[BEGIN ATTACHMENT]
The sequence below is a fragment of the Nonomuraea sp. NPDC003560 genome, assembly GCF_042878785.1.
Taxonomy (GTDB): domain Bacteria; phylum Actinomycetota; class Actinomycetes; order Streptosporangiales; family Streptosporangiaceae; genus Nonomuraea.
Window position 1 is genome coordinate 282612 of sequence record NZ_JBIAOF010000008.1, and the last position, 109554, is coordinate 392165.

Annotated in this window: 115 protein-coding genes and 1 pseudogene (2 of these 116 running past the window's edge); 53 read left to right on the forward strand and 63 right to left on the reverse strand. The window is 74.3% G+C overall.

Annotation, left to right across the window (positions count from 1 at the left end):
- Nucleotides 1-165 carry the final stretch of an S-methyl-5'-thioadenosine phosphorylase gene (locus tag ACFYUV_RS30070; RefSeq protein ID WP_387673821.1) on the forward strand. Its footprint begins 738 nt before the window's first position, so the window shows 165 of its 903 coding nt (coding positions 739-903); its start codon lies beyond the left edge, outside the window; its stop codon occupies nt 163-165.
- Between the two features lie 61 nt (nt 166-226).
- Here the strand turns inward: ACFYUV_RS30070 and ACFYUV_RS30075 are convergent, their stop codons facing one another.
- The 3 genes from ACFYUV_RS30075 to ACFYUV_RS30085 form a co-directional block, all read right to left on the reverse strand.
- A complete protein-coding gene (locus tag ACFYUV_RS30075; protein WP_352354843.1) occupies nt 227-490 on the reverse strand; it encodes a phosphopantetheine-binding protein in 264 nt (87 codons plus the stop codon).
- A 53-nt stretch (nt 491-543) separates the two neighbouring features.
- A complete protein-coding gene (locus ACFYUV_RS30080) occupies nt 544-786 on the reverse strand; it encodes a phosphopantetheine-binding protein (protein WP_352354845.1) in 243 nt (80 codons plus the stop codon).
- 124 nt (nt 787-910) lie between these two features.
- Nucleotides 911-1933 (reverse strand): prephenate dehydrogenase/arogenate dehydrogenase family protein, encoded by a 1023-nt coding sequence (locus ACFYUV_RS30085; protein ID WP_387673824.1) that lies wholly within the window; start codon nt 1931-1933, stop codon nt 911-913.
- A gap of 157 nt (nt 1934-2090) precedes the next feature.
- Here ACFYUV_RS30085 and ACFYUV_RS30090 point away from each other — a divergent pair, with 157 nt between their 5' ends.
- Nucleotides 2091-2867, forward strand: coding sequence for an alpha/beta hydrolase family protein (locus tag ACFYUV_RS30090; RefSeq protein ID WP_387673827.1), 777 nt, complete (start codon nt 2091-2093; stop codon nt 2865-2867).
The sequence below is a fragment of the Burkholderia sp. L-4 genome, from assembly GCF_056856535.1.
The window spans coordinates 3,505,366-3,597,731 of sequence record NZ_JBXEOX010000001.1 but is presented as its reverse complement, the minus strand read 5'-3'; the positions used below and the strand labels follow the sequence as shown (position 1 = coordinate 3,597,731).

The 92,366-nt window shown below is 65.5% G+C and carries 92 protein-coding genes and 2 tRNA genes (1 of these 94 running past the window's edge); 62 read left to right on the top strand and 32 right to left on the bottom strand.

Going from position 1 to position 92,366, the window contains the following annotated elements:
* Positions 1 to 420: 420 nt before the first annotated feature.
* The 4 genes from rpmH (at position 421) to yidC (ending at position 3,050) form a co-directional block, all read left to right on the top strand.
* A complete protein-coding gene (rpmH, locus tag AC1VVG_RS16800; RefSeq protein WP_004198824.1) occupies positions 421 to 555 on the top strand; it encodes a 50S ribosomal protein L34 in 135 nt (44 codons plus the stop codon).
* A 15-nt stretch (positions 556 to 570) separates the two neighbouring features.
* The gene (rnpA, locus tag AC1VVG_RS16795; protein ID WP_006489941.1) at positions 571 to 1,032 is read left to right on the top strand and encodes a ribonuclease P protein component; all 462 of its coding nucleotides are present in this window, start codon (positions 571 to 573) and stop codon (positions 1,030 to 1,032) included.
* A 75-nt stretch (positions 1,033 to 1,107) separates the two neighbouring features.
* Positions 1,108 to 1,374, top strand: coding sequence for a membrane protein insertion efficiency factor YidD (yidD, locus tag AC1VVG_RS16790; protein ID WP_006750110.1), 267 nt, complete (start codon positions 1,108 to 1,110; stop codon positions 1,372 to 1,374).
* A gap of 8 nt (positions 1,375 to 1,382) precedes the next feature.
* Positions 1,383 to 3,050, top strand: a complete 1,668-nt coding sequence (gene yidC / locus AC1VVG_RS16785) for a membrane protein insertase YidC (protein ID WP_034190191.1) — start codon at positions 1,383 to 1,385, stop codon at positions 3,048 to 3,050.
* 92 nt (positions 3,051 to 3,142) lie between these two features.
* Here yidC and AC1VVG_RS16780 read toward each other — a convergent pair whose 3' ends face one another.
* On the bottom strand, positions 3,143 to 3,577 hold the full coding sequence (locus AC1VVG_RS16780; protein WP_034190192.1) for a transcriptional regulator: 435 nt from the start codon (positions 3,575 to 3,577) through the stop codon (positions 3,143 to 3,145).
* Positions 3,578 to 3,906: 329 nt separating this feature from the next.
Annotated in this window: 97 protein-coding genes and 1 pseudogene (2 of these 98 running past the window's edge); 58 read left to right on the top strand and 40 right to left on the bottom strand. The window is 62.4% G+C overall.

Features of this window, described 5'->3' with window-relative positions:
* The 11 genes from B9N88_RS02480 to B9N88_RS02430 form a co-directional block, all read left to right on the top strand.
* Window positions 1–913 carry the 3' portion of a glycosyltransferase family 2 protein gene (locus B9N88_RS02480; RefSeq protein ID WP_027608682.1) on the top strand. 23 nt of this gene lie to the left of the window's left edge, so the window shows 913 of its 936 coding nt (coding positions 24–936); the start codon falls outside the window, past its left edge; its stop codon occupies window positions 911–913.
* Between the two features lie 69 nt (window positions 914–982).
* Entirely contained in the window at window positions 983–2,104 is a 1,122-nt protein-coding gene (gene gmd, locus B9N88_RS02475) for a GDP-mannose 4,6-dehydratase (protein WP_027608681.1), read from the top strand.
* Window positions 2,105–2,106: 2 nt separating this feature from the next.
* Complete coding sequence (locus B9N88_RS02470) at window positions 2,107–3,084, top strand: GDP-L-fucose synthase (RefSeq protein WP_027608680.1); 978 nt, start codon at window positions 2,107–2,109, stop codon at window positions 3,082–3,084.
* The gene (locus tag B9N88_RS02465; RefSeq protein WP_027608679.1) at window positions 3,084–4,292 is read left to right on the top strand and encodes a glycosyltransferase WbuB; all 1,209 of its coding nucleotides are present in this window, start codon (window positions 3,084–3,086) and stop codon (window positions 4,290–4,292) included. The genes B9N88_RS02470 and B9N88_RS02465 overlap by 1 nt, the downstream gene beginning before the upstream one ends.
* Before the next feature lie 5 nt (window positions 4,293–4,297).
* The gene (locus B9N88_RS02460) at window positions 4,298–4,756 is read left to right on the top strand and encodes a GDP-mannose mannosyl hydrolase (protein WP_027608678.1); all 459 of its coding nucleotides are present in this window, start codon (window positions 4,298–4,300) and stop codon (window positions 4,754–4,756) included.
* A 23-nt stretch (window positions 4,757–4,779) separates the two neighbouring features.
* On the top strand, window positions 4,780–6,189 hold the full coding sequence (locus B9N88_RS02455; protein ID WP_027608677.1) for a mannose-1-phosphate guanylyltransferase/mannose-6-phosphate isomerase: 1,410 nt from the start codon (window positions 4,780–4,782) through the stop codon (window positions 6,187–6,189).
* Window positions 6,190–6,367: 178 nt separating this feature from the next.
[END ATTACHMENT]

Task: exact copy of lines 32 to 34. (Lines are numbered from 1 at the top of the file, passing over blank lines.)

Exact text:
* Here yidC and AC1VVG_RS16780 read toward each other — a convergent pair whose 3' ends face one another.
* On the bottom strand, positions 3,143 to 3,577 hold the full coding sequence (locus AC1VVG_RS16780; protein WP_034190192.1) for a transcriptional regulator: 435 nt from the start codon (positions 3,575 to 3,577) through the stop codon (positions 3,143 to 3,145).
* Positions 3,578 to 3,906: 329 nt separating this feature from the next.